My recent Abaco adventures involved two very (VERY) different parts.
Part One – Abaco Lodge.
This place is legendary and for good reason. It is a fishing lodge in the best tradition. The iconic red buildings greet every angler on the way back in after seeing what the Marls have had to offer (which, generally, is a huge number of bonefish). The meals are chef prepared and delicious. The rooms are comfortable, clean and resort-like. The staff, including new managers Matt and Valeska, are warm, welcoming and strive to give you the best stay possible. The guides are knowledgeable, most with over a decade of guiding experience. The boats are Hell’s Bay and ride smooth and float skinny. The dock even had dock lights and a resident swarm of grey snapper (and a few visiting bonefish). It draws anglers, real anglers, and you are likely to hear stories about Montauk, the Seychelles, Cuba and Yellowstone over drinks or dinner or drinks after dinner.
The place is just pure class.
I’d go back… I’d go back right this minute if it wouldn’t mean losing my job and getting a divorce (I love my wife and enjoy my job, so that would seem to be counter-productive). It is the kind of place that stays with you.
Part Two – Bahamian Fishing Village
We called this “The Real Bahamas.” We stayed at a small motel/guesthouse in a small fishing village (I’m not going to hotspot it for you). Everything in the town was owned by the same man and everyone seemed to work for him in some way or another. The room was simple, if a bit rough. The bathroom had a notable ant problem, but maybe that is what the lizard was there for. There were cockroaches at night if you were foolish enough to turn on the lights when you had to go pee. There was almost no discernible water pressure in the shower. There was trash all over the place, including in the water right below the room. The restaurant/bar (owned by the same guy) sold hard booze in pints that could be collected on the street the next morning drained of their soul crushing nectar. There was often loud shouting from up or down the street. Men carried sticks with them, I think to beat back the potcakes when they got too aggressive. We had six people tell us they were fishing guides and that we could hire them to take us out for $150 a day. No one had a boat though, or much of an idea about fly fishing.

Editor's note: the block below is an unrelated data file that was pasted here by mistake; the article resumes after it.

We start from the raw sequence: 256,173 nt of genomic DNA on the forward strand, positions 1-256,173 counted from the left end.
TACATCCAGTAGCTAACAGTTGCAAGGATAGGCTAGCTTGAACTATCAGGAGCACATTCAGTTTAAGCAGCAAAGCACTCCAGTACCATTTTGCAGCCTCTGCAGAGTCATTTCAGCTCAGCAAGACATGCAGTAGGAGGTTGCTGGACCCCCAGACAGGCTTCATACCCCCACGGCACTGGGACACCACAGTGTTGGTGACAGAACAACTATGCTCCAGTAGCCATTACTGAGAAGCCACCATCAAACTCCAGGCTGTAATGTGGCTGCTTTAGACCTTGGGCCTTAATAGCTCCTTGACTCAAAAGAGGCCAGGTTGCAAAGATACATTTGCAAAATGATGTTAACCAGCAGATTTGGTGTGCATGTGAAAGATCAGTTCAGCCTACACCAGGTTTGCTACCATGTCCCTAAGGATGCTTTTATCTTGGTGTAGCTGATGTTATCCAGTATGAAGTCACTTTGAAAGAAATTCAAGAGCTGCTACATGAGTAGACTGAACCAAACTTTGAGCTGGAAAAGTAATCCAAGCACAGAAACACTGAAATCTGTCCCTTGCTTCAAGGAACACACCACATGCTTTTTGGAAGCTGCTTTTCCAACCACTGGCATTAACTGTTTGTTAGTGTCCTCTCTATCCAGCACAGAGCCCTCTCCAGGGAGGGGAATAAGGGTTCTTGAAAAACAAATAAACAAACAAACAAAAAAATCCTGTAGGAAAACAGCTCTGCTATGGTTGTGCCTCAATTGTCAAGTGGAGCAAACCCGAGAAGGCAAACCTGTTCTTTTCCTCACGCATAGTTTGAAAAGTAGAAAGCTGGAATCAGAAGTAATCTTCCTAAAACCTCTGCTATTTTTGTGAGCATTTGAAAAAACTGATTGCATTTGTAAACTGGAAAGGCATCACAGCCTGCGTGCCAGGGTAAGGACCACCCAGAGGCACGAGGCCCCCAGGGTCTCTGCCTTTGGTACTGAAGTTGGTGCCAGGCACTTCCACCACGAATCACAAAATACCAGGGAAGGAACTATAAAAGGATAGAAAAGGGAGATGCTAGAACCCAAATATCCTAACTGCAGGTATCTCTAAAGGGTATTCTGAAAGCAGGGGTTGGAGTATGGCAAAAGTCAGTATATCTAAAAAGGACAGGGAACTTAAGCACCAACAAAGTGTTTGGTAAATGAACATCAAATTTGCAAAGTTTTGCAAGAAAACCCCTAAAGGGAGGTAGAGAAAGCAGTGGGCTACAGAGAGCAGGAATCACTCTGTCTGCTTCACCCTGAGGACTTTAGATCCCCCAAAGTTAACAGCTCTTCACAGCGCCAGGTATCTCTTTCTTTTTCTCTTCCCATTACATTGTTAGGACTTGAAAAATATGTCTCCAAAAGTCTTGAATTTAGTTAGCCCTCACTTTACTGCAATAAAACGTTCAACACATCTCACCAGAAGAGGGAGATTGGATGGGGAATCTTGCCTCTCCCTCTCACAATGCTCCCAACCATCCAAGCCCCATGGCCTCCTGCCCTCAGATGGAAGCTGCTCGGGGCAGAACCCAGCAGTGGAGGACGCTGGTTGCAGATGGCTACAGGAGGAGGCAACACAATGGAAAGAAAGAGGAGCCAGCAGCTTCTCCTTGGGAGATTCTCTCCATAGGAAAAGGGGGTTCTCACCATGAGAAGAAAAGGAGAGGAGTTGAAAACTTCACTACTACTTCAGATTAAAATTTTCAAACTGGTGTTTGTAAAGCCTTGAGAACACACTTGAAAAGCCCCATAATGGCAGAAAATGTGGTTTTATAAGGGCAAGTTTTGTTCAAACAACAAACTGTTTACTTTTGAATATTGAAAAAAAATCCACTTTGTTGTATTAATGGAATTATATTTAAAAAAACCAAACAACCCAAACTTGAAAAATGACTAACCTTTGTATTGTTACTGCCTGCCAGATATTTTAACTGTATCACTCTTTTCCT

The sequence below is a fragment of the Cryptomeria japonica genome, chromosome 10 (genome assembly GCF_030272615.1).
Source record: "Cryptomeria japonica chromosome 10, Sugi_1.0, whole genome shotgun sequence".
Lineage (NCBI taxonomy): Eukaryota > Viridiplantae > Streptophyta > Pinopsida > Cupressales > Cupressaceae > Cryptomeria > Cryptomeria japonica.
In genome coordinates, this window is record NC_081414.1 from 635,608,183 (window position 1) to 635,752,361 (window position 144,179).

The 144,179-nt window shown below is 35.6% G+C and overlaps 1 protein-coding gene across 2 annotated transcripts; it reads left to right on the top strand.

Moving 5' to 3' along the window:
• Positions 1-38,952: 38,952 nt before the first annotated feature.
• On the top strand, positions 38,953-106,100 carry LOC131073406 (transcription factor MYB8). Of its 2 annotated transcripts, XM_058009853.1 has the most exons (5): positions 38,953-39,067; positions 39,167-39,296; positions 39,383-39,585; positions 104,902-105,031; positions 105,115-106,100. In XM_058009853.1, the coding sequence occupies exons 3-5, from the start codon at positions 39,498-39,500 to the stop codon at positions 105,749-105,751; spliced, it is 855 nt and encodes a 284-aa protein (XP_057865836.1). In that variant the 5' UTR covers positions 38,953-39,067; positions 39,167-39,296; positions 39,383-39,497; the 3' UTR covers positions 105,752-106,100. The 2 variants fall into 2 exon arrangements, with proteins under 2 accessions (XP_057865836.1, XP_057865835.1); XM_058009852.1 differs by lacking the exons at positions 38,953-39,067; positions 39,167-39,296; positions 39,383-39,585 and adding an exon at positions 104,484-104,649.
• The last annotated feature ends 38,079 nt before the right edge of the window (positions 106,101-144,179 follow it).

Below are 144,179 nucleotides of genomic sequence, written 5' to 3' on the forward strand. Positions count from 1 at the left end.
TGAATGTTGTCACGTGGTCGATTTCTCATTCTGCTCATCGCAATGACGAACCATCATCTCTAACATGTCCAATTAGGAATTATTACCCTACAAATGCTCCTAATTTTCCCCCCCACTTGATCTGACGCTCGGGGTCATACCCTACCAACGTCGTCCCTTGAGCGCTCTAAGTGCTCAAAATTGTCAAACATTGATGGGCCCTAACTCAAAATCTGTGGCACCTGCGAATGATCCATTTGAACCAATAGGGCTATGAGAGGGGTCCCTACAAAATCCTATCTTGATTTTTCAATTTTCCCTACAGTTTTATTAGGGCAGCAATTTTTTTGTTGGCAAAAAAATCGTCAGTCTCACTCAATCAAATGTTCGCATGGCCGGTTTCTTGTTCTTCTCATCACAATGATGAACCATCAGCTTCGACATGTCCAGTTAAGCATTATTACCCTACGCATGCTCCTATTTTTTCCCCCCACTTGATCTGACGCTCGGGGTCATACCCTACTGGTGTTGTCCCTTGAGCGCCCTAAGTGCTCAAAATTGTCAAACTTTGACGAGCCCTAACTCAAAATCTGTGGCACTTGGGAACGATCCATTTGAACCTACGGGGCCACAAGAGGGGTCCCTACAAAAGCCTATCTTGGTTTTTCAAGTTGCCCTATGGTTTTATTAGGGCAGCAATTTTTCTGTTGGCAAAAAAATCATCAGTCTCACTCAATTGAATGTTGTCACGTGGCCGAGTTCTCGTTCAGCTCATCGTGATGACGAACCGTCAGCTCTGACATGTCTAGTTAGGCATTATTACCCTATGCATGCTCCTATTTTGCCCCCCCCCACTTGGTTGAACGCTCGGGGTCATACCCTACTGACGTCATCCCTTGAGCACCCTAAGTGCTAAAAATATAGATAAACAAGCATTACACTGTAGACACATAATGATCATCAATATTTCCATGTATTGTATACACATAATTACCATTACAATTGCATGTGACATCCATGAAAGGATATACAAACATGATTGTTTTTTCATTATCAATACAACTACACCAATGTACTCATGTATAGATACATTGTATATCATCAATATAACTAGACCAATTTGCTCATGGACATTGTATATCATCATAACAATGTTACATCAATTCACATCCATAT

The first comparisons to life at Abaco Lodge were a bit jarring, to say the least. Still, there was more about this little fishing village than cosmetics.
Life seemed, and certainly was, hard. The sea provided what livelihood there was to be had. When the weather was good, there was fishing to be done, even on Sundays. Everyone seemed to help with everything. People got us ice or water or beer in the morning and I have no idea how they were connected to us or the owner, they just helped out. Everyone, even the most sour looking locals, said good morning to us, most of them even reaching out a hand and introducing themselves. Everyone shared their best ideas about where we should look for bonefish. Everyone was happy for our business and some even had business opportunities.
We brought school supplies for a local elementary school and got to meet some of the kids, who were drilled and trained to a T when asked “How are you doing today?” It was equal parts inspiring and terrifying.
The “Real Bahamas” was something I’m glad I got to see. You don’t see much of that with the Lodge experience. It is good to get out and talk to people and see how they live, see what their challenges are, as well as their joys. I got a real sense of the positives and negatives of life in the Out Islands here on this trip.
I have a new found respect for these people making a hard life in a beautiful place and pitching in to help their neighbors. That’s one of the things the DIY route offers, the chance to get a little closer to the people there in the place you are fishing, to see what life is actually like.
It is hard to beat the lodge experience for pure angling, for the comfort of it, for the ease of it, the quality guides, good night’s sleep and when you just want a solid vacation. If you want to put a little cultural understanding in your next trip, consider a day or two out in the “Real Bahamas” as well.